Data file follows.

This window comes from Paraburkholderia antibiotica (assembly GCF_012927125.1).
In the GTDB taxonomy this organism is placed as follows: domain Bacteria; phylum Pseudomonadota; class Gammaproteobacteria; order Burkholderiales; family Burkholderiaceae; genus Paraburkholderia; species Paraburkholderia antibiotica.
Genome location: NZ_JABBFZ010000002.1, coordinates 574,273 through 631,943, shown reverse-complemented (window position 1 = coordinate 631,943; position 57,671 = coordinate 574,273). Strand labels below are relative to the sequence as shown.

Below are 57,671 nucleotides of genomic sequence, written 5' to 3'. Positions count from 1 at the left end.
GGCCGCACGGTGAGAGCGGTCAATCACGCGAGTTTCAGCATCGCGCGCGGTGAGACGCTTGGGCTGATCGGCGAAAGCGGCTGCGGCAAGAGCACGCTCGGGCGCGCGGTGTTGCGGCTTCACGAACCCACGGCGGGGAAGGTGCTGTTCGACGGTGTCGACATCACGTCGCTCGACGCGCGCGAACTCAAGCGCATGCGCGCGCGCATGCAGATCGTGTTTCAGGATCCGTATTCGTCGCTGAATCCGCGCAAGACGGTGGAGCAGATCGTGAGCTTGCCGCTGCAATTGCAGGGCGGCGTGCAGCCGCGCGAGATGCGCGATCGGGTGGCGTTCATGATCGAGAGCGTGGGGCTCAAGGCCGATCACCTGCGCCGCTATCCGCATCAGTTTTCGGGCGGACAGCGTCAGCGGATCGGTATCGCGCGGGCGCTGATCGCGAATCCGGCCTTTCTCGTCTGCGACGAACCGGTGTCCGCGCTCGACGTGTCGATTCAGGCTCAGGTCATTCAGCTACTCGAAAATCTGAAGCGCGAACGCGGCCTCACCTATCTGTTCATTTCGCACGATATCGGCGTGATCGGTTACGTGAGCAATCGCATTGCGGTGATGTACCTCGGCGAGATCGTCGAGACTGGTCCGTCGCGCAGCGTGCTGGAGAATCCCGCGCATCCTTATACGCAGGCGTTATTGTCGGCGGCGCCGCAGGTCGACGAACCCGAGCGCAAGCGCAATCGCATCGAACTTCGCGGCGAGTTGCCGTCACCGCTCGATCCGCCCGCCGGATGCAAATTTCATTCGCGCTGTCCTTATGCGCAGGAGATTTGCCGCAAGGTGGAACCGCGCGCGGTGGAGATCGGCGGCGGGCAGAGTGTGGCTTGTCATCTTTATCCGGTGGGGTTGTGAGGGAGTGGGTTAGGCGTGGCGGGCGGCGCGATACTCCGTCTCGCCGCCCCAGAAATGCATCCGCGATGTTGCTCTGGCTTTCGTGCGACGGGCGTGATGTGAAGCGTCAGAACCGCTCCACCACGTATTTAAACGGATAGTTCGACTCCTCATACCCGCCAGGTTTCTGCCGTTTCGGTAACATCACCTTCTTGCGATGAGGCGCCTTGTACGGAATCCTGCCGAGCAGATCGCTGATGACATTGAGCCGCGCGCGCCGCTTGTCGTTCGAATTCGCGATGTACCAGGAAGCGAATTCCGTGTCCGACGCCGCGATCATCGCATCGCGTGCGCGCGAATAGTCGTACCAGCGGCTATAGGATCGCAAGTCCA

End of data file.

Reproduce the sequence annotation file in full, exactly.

This window comes from Paraburkholderia antibiotica (assembly GCF_012927125.1).
In the GTDB taxonomy this organism is placed as follows: domain Bacteria; phylum Pseudomonadota; class Gammaproteobacteria; order Burkholderiales; family Burkholderiaceae; genus Paraburkholderia; species Paraburkholderia antibiotica.
Genome location: NZ_JABBFZ010000002.1, coordinates 574,273 through 631,943, shown reverse-complemented (window position 1 = coordinate 631,943; position 57,671 = coordinate 574,273). Strand labels below are relative to the sequence as shown.

Below are 57,671 nucleotides of genomic sequence, written 5' to 3'. Positions count from 1 at the left end.
GGCCGCACGGTGAGAGCGGTCAATCACGCGAGTTTCAGCATCGCGCGCGGTGAGACGCTTGGGCTGATCGGCGAAAGCGGCTGCGGCAAGAGCACGCTCGGGCGCGCGGTGTTGCGGCTTCACGAACCCACGGCGGGGAAGGTGCTGTTCGACGGTGTCGACATCACGTCGCTCGACGCGCGCGAACTCAAGCGCATGCGCGCGCGCATGCAGATCGTGTTTCAGGATCCGTATTCGTCGCTGAATCCGCGCAAGACGGTGGAGCAGATCGTGAGCTTGCCGCTGCAATTGCAGGGCGGCGTGCAGCCGCGCGAGATGCGCGATCGGGTGGCGTTCATGATCGAGAGCGTGGGGCTCAAGGCCGATCACCTGCGCCGCTATCCGCATCAGTTTTCGGGCGGACAGCGTCAGCGGATCGGTATCGCGCGGGCGCTGATCGCGAATCCGGCCTTTCTCGTCTGCGACGAACCGGTGTCCGCGCTCGACGTGTCGATTCAGGCTCAGGTCATTCAGCTACTCGAAAATCTGAAGCGCGAACGCGGCCTCACCTATCTGTTCATTTCGCACGATATCGGCGTGATCGGTTACGTGAGCAATCGCATTGCGGTGATGTACCTCGGCGAGATCGTCGAGACTGGTCCGTCGCGCAGCGTGCTGGAGAATCCCGCGCATCCTTATACGCAGGCGTTATTGTCGGCGGCGCCGCAGGTCGACGAACCCGAGCGCAAGCGCAATCGCATCGAACTTCGCGGCGAGTTGCCGTCACCGCTCGATCCGCCCGCCGGATGCAAATTTCATTCGCGCTGTCCTTATGCGCAGGAGATTTGCCGCAAGGTGGAACCGCGCGCGGTGGAGATCGGCGGCGGGCAGAGTGTGGCTTGTCATCTTTATCCGGTGGGGTTGTGAGGGAGTGGGTTAGGCGTGGCGGGCGGCGCGATACTCCGTCTCGCCGCCCCAGAAATGCATCCGCGATGTTGCTCTGGCTTTCGTGCGACGGGCGTGATGTGAAGCGTCAGAACCGCTCCACCACGTATTTAAACGGATAGTTCGACTCCTCATACCCGCCAGGTTTCTGCCGTTTCGGTAACATCACCTTCTTGCGATGAGGCGCCTTGTACGGAATCCTGCCGAGCAGATCGCTGATGACATTGAGCCGCGCGCGCCGCTTGTCGTTCGAATTCGCGATGTACCAGGAAGCGAATTCCGTGTCCGACGCCGCGATCATCGCATCGCGTGCGCGCGAATAGTCGTACCAGCGGCTATAGGATCGCAAGTCCA